Planning for our next Jack Bauer Day

A few times per year, Voltage has Jack Bauer Days, where the people in engineering can do whatever they want to for 24 hours. Although taking the day off to stay home and watch episodes of 24 on Netflix is certainly allowed, most people stay up all night working on some sort of programming project that they've always wanted to try. While using the sucks/rocks web site to compare HTTPS and S-HTTP, I also used the site to compare the popularity of common programming languages. Here's what I got:


Based on this, I think that I'll try using LISP to implement the Tate pairing for our next Jack Bauer Day. (That's if I manage to be around for it. I've actually missed every one of them so far because I've been out of town at some standards meeting. Maybe I'll have better luck this time.)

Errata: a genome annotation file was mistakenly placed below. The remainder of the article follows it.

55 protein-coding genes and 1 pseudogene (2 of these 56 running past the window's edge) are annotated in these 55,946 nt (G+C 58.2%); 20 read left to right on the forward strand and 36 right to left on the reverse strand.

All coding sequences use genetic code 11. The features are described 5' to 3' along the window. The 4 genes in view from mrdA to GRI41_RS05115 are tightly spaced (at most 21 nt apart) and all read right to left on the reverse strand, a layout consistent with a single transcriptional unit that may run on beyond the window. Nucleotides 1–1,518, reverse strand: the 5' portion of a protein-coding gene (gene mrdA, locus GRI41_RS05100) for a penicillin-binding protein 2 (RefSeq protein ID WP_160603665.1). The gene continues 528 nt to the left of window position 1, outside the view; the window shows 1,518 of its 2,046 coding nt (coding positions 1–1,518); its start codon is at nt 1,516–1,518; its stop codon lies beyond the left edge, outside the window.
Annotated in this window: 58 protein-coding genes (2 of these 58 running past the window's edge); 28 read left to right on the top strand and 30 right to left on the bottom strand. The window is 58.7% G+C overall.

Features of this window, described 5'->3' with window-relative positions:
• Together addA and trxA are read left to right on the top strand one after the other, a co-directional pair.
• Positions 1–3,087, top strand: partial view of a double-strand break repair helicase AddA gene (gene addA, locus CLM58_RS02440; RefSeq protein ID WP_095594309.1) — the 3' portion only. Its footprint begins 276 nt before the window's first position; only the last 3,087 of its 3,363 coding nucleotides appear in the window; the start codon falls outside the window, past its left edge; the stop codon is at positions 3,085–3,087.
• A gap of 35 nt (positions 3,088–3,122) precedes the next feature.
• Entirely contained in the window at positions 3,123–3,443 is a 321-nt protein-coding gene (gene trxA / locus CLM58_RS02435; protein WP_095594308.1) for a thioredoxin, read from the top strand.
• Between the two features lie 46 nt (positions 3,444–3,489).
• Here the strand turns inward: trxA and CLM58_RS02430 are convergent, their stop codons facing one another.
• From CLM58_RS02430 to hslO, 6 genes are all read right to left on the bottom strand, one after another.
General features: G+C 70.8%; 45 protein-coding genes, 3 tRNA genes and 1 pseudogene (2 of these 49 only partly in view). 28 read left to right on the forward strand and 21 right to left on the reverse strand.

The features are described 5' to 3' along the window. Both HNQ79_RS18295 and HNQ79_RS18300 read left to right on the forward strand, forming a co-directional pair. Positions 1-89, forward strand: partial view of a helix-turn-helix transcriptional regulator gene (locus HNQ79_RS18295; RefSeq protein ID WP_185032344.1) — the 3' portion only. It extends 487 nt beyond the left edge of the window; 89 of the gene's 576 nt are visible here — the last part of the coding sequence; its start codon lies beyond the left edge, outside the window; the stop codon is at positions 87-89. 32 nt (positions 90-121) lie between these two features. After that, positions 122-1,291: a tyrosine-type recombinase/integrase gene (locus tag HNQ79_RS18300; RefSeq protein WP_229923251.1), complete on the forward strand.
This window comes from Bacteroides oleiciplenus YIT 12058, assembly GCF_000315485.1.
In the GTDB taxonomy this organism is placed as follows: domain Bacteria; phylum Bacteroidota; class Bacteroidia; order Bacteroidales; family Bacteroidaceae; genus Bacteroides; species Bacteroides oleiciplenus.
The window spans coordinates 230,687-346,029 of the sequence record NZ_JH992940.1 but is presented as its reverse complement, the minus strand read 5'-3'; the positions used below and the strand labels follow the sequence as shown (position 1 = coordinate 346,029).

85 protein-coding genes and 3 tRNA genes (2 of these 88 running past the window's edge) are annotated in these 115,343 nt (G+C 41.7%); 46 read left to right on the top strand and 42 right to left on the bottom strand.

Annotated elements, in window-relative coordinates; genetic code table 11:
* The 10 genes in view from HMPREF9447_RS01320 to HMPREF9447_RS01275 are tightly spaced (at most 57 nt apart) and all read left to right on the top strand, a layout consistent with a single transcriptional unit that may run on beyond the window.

Just in case anyone asks why I'm implementing the Tate pairing in LISP, I have a response prepared that justifies it as an important project. After all, my justification goes, there are still people out there who use EMACS. They'd probaby love to have a way to implement identity-based encryption in that environment, but the lack of an implementation of the Tate pairing in LISP is probably the biggest single obstacle to letting them do this. So if I do the hard part for them, they might become big users of identity-based encryption. Or at least that's the best reason that I've come up with so far.

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